Before the earthquake hit, it was just a simple wooden house. Now its the epicenter for earthquake research.
Its a house built by scientists at the University of California, San Diego, designed to help determine how wood-frame buildings can be improved to better withstand earthquakes.
The house was rigged with six cameras and 300 sensors to record every shake and shudder.
CBS News Correspondent Teri Okita reports when tested, the walls of the house did not come down. But they did provide the much-anticipated scientific research structural engineers were hoping for.
The researchers simulated a 6.7 earthquake equivalent to the deadly quake at Northridge, Calif. in 1994. Dishes slid off the dining table and wine glasses crashed to the floor. File drawers flew out and toppled the cabinet. Upstairs, a speaker smashed a teddy bear at the head of a child's bed.
When you multiply the damage that you see here by hundreds of thousands and millions of houses, it would be billions of dollars worth of damage in an earthquake, says project co-manager, John Hall. Thats what were really trying to control is the damage.
Engineers are hoping the data will be used to improve building codes, train architects and contractors and adjust insurance ratings and loss estimates more accurately.
More than 90 percent of the homes and many schools, businesses and shops in California, and even across the country, have wood-frame construction, like the test house. Engineers say it held up well in the study.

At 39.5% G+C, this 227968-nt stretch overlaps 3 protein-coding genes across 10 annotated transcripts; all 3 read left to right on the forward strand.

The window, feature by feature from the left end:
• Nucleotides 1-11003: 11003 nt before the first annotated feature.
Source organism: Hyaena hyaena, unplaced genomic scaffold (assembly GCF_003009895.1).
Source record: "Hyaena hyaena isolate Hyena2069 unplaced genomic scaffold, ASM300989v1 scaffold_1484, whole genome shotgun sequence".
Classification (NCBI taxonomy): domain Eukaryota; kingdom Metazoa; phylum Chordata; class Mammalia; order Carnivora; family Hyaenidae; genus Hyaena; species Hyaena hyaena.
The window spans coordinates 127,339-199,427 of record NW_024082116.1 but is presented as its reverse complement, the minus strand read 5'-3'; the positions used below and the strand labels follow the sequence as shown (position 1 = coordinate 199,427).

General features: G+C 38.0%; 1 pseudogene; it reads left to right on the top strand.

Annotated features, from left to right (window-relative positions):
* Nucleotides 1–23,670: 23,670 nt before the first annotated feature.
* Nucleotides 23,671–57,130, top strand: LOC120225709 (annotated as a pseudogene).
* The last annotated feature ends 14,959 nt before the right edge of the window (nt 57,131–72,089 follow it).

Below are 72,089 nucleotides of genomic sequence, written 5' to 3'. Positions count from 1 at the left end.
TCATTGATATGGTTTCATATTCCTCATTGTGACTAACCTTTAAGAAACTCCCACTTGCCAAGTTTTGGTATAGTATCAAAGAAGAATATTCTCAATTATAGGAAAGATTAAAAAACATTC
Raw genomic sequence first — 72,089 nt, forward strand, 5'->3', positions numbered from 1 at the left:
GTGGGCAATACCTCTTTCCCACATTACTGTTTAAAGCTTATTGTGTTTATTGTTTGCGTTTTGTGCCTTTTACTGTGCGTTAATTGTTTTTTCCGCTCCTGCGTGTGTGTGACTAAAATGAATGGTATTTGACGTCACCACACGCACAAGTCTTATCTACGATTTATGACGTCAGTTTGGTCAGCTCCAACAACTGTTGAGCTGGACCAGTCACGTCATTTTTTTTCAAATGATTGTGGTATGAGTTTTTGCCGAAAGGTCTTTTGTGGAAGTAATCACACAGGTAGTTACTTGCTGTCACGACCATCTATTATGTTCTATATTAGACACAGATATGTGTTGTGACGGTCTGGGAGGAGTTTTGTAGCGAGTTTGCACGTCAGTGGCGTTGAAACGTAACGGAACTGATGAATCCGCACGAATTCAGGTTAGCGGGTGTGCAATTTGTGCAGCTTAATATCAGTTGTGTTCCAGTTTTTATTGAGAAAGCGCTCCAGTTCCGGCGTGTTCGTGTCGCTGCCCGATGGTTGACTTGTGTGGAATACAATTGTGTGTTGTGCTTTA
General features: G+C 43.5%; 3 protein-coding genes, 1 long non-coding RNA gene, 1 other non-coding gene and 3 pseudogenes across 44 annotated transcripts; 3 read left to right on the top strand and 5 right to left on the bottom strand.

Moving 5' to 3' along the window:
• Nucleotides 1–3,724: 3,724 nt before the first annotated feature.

This test program to my knowledge is certainly the most comprehensive one done in the U.S., according to project co-manager Andre Filiatrault. Its real full-scale a real earthquake in real time.
It also provided a rare look at the dangers of falling items during a tremor and shows how important it is to quake-proof your house so youre prepared for the big one, if and when it hits.
The two-story, 600 square-foot test house was built inside a UCSD laboratory that holds what is called a shake table. The 4.8-ton platform simulated the horizontal motion felt during the Northridge quake, a disaster that killed 72 people and caused billions of dollars in property damage.
The structure was set up as if it was near the epicenter of an earthquake. The researchers used a hydraulic system and the sensors to help them analyze the data.
"Structurally, it performed very well. The damage appears to be minimal," Filiatrault said. "The test showed clearly the energy and power of an earthquake in a very short time."
Engineers for the project, funded by a $5.2 million grant from the Federal Emergency Management Agency, said they were particularly impressed with the house's stucco exterior and how it fortified the building.